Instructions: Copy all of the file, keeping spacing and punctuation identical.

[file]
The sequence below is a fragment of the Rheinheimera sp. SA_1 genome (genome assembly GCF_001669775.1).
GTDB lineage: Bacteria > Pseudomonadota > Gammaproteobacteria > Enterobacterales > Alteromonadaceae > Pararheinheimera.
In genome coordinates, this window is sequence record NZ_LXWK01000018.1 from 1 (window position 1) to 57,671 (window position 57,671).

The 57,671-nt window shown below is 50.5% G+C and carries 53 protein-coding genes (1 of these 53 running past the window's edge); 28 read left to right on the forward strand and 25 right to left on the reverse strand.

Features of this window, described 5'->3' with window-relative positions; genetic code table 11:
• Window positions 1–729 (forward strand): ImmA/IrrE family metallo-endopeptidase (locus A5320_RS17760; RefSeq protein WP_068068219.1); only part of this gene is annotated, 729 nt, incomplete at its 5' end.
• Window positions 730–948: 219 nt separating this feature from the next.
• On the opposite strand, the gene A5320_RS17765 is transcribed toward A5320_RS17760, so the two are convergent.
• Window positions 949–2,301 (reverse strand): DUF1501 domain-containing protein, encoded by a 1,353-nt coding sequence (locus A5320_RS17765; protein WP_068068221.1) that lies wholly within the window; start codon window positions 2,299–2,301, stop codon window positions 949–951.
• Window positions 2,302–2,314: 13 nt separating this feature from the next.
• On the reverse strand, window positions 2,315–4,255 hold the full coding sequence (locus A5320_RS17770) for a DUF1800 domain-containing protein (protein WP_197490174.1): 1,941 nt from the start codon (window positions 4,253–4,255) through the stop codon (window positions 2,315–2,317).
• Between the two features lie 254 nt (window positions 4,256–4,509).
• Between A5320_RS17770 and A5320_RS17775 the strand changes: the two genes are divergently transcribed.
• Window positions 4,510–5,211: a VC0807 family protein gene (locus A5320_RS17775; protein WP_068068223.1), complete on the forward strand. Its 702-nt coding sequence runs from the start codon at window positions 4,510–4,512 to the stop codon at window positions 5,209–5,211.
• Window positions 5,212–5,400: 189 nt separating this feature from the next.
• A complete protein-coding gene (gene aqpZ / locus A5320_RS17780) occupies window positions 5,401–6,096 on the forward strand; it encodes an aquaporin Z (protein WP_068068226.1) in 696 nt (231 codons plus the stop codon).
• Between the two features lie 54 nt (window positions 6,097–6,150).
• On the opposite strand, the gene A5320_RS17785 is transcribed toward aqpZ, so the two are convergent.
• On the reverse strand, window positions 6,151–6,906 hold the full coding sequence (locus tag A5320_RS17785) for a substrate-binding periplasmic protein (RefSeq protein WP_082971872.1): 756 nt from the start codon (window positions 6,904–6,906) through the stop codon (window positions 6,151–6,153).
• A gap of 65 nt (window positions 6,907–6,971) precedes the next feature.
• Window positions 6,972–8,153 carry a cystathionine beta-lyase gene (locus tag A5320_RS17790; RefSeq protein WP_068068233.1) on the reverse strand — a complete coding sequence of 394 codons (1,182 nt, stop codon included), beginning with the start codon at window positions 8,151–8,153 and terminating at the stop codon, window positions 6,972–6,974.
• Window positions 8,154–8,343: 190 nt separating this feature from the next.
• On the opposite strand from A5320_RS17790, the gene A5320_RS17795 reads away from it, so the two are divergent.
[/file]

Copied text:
The sequence below is a fragment of the Rheinheimera sp. SA_1 genome (genome assembly GCF_001669775.1).
GTDB lineage: Bacteria > Pseudomonadota > Gammaproteobacteria > Enterobacterales > Alteromonadaceae > Pararheinheimera.
In genome coordinates, this window is sequence record NZ_LXWK01000018.1 from 1 (window position 1) to 57,671 (window position 57,671).

The 57,671-nt window shown below is 50.5% G+C and carries 53 protein-coding genes (1 of these 53 running past the window's edge); 28 read left to right on the forward strand and 25 right to left on the reverse strand.

Features of this window, described 5'->3' with window-relative positions; genetic code table 11:
• Window positions 1–729 (forward strand): ImmA/IrrE family metallo-endopeptidase (locus A5320_RS17760; RefSeq protein WP_068068219.1); only part of this gene is annotated, 729 nt, incomplete at its 5' end.
• Window positions 730–948: 219 nt separating this feature from the next.
• On the opposite strand, the gene A5320_RS17765 is transcribed toward A5320_RS17760, so the two are convergent.
• Window positions 949–2,301 (reverse strand): DUF1501 domain-containing protein, encoded by a 1,353-nt coding sequence (locus A5320_RS17765; protein WP_068068221.1) that lies wholly within the window; start codon window positions 2,299–2,301, stop codon window positions 949–951.
• Window positions 2,302–2,314: 13 nt separating this feature from the next.
• On the reverse strand, window positions 2,315–4,255 hold the full coding sequence (locus A5320_RS17770) for a DUF1800 domain-containing protein (protein WP_197490174.1): 1,941 nt from the start codon (window positions 4,253–4,255) through the stop codon (window positions 2,315–2,317).
• Between the two features lie 254 nt (window positions 4,256–4,509).
• Between A5320_RS17770 and A5320_RS17775 the strand changes: the two genes are divergently transcribed.
• Window positions 4,510–5,211: a VC0807 family protein gene (locus A5320_RS17775; protein WP_068068223.1), complete on the forward strand. Its 702-nt coding sequence runs from the start codon at window positions 4,510–4,512 to the stop codon at window positions 5,209–5,211.
• Window positions 5,212–5,400: 189 nt separating this feature from the next.
• A complete protein-coding gene (gene aqpZ / locus A5320_RS17780) occupies window positions 5,401–6,096 on the forward strand; it encodes an aquaporin Z (protein WP_068068226.1) in 696 nt (231 codons plus the stop codon).
• Between the two features lie 54 nt (window positions 6,097–6,150).
• On the opposite strand, the gene A5320_RS17785 is transcribed toward aqpZ, so the two are convergent.
• On the reverse strand, window positions 6,151–6,906 hold the full coding sequence (locus tag A5320_RS17785) for a substrate-binding periplasmic protein (RefSeq protein WP_082971872.1): 756 nt from the start codon (window positions 6,904–6,906) through the stop codon (window positions 6,151–6,153).
• A gap of 65 nt (window positions 6,907–6,971) precedes the next feature.
• Window positions 6,972–8,153 carry a cystathionine beta-lyase gene (locus tag A5320_RS17790; RefSeq protein WP_068068233.1) on the reverse strand — a complete coding sequence of 394 codons (1,182 nt, stop codon included), beginning with the start codon at window positions 8,151–8,153 and terminating at the stop codon, window positions 6,972–6,974.
• Window positions 8,154–8,343: 190 nt separating this feature from the next.
• On the opposite strand from A5320_RS17790, the gene A5320_RS17795 reads away from it, so the two are divergent.